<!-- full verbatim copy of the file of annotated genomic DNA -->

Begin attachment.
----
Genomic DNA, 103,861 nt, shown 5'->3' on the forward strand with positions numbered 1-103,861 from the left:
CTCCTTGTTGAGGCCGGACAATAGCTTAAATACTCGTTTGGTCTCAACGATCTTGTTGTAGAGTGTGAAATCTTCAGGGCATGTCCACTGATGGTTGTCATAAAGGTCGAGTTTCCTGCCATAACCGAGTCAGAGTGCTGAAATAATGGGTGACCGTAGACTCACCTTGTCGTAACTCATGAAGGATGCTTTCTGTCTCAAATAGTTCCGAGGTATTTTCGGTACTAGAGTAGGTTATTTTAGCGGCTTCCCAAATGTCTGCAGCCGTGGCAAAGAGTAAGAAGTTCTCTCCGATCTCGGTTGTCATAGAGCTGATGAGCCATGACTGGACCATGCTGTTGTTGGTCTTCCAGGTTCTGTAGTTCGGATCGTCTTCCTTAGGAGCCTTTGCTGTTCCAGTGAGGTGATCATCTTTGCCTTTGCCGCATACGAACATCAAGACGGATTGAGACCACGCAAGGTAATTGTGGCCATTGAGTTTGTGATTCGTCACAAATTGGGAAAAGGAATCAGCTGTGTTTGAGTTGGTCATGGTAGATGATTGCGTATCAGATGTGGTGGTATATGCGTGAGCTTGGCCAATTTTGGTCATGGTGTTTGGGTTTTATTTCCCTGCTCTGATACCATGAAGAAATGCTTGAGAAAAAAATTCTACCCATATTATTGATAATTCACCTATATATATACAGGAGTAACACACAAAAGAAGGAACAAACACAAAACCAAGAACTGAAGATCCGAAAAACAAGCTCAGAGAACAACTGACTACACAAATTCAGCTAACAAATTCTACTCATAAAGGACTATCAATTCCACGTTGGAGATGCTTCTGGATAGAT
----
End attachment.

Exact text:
Genomic DNA, 103,861 nt, shown 5'->3' on the forward strand with positions numbered 1-103,861 from the left:
CTCCTTGTTGAGGCCGGACAATAGCTTAAATACTCGTTTGGTCTCAACGATCTTGTTGTAGAGTGTGAAATCTTCAGGGCATGTCCACTGATGGTTGTCATAAAGGTCGAGTTTCCTGCCATAACCGAGTCAGAGTGCTGAAATAATGGGTGACCGTAGACTCACCTTGTCGTAACTCATGAAGGATGCTTTCTGTCTCAAATAGTTCCGAGGTATTTTCGGTACTAGAGTAGGTTATTTTAGCGGCTTCCCAAATGTCTGCAGCCGTGGCAAAGAGTAAGAAGTTCTCTCCGATCTCGGTTGTCATAGAGCTGATGAGCCATGACTGGACCATGCTGTTGTTGGTCTTCCAGGTTCTGTAGTTCGGATCGTCTTCCTTAGGAGCCTTTGCTGTTCCAGTGAGGTGATCATCTTTGCCTTTGCCGCATACGAACATCAAGACGGATTGAGACCACGCAAGGTAATTGTGGCCATTGAGTTTGTGATTCGTCACAAATTGGGAAAAGGAATCAGCTGTGTTTGAGTTGGTCATGGTAGATGATTGCGTATCAGATGTGGTGGTATATGCGTGAGCTTGGCCAATTTTGGTCATGGTGTTTGGGTTTTATTTCCCTGCTCTGATACCATGAAGAAATGCTTGAGAAAAAAATTCTACCCATATTATTGATAATTCACCTATATATATACAGGAGTAACACACAAAAGAAGGAACAAACACAAAACCAAGAACTGAAGATCCGAAAAACAAGCTCAGAGAACAACTGACTACACAAATTCAGCTAACAAATTCTACTCATAAAGGACTATCAATTCCACGTTGGAGATGCTTCTGGATAGAT